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Building original kit with Bar's Bolt Frame


#1

I am building - for a friend that purchased an early kit from another person - a Maslow with Bar’s Bolt Together Frame. Actually, I built the original temporary frame, only to find the files I needed to cut to finish it were no longer available at the links I had. That was when I discovered that the original frame had been deprecated. I’ve built the bolt together frame, but when I went to mount the chain to the motors, I think I hit a snag…
The original kit has tiny tiny elastic that I don’t think is up to the task of tensioning the chain properly on the frame. Pictures make it appear that the newer kits use a much thicker elastic, perhaps a bungee cord? Any ideas on where I can source this locally?

Also, should we consider a ring kit or the triangulation linkage kit as a worth-it upgrade? I am building this at a makerspace with a 2’X3’ 80 watt CO2 laser. Are the files for the triangulation linkage kit available for download so I could cut them myself?

TIA,
John in Albuquerque


#2
  1. Yeah, the thin stretchy cord was a poor choice. Most folks are using bungies.

  2. Definitely consider a triangular kinematics kit. New Maslow kits include the ring, but I think the linkage is a better option, because it’s less likely to stick. I’m pretty sure Logan (@pillageTHENburn) shared his design. If not, there’s not a ton of magic to designing one. The important part is that everything is spaced consistently and everything clears the router body. There’s information here on the forums, and two linkages in the Community Garden. The ring design is in the Garden as well.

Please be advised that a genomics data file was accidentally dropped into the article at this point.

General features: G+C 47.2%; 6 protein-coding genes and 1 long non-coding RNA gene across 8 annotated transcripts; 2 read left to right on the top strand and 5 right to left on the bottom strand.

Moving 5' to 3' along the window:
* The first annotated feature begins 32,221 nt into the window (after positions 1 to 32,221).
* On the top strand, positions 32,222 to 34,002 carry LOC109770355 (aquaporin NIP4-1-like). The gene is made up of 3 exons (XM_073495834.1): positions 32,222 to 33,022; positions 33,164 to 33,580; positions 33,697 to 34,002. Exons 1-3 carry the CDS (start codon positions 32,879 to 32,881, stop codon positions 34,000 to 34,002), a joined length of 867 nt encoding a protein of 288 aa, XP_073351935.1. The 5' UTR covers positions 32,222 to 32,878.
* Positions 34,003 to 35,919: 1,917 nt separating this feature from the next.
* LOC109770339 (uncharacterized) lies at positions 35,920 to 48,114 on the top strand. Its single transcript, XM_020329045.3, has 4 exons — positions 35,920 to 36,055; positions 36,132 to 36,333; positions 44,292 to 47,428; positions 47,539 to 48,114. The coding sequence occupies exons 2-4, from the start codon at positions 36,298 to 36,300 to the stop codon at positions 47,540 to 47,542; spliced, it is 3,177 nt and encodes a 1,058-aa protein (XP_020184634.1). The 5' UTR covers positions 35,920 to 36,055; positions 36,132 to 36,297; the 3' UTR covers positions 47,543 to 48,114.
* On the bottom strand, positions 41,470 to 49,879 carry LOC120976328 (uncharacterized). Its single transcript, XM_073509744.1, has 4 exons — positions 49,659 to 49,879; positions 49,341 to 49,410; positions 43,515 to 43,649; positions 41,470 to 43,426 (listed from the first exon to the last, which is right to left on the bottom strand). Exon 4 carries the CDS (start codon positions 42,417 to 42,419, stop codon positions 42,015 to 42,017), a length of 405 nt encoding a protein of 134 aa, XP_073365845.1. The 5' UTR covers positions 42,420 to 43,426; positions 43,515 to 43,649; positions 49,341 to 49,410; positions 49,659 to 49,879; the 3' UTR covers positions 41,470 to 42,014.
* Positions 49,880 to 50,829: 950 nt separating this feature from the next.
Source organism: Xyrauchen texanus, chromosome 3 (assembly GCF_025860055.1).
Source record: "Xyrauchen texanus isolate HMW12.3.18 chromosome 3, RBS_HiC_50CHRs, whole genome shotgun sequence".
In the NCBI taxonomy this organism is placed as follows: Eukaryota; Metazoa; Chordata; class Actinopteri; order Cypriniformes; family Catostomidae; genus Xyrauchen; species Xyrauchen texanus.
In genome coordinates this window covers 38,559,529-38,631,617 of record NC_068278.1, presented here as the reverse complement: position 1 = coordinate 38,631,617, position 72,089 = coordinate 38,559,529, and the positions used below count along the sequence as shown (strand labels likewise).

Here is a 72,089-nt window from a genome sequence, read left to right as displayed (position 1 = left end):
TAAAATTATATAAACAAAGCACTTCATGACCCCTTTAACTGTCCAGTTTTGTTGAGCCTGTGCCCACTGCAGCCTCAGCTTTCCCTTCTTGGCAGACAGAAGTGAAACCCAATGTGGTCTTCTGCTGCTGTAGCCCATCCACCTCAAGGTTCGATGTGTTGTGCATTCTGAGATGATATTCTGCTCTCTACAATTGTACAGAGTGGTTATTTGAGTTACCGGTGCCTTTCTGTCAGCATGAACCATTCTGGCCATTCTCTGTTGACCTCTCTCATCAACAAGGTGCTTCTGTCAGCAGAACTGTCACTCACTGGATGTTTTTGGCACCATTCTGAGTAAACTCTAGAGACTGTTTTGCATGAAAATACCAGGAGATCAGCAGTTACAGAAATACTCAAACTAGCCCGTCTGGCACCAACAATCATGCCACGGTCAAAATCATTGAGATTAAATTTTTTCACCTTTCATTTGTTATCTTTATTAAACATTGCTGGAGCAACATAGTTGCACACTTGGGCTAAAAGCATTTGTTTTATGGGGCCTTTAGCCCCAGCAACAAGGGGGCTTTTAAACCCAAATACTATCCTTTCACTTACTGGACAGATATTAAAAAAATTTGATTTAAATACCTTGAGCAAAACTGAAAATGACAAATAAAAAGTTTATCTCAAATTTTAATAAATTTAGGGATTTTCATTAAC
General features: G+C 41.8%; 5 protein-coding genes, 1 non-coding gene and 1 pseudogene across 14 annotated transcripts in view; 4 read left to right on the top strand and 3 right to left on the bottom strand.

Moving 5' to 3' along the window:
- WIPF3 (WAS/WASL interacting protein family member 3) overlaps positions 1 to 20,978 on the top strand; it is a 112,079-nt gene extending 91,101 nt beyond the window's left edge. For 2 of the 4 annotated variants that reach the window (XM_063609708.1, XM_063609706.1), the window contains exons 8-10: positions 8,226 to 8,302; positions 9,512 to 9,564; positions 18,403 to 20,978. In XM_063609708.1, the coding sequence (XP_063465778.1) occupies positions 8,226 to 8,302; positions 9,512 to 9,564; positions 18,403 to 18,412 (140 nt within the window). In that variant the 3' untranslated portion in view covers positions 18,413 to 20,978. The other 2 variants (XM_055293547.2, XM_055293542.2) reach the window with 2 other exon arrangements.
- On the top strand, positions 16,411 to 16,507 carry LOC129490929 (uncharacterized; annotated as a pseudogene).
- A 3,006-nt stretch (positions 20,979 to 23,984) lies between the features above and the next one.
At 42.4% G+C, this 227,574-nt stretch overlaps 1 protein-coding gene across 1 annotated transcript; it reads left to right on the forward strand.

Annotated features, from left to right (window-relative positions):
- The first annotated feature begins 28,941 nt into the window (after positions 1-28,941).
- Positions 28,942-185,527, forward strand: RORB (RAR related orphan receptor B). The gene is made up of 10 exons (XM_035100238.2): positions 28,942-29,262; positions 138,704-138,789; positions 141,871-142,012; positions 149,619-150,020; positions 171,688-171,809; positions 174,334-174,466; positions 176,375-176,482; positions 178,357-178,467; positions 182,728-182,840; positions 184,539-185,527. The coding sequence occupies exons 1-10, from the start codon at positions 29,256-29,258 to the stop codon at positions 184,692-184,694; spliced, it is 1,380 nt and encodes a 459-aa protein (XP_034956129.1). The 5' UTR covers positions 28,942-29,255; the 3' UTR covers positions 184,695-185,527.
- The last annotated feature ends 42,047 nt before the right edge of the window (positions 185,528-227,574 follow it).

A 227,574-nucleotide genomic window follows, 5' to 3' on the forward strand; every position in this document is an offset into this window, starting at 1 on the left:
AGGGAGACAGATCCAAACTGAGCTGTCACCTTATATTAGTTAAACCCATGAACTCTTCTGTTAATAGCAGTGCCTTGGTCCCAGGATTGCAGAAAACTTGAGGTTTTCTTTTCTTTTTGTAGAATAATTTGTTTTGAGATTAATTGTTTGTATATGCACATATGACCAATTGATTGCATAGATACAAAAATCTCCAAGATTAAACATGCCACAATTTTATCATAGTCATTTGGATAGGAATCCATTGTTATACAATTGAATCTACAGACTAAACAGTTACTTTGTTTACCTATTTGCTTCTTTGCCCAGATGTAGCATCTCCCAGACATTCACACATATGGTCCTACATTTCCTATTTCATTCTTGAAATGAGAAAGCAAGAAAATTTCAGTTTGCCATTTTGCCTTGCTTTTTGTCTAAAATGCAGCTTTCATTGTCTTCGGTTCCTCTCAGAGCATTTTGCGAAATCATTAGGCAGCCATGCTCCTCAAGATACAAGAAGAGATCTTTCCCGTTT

#3

Logan shared his design and is selling them ($30 laser cut wood)

My design is avaialble in onshape and I’m also selling them ($40 stainless
steel)

we have yet to get any comparison report from anyone who has both.

But you really do want a triangulation kit.

David Lang


#4

“Shared his design”
…do you know where the files are? I’ve access to a laser cutter, so am interested in cutting a set on my own.


#5

Here’s what I ended up with:

Thoughts, opinions?

I’m having some frustration with the calibration. I almost had it done before some problems, then when I tried again, the chain started to wrap around the motor gear. Then, I got the “I don’t know chain length” and occasional non-response when I click to extend the chain. At that point, to take a break, I went ahead and upgraded Ground Control (1.04 to 1.25), then the firmware.

It’s odd that sometimes I click a button to extend chain - in the calibration routine, for example - and nothing happens, but if I click actions & test motors, they pass (except for the Z, that’s not yet installed).


#6

I have had major issues and found that if you try to do too much at one time, things do not always come out correct and GC acts weird.

The GC program does not like to go between motor testing and keypad movements (just what I have seen) without performing a manual stop command (Red stop button).

I recommend that you do the following:

1). Get a bit more weight on your sled (it looks too light).
2). Reset the Arduino EEprom. (Clear out any existing chain calibration info in memory).
3). Power down everything (disconnect the USB to power down Arduino).
4). Power up everything, open GC and start calibration first thing.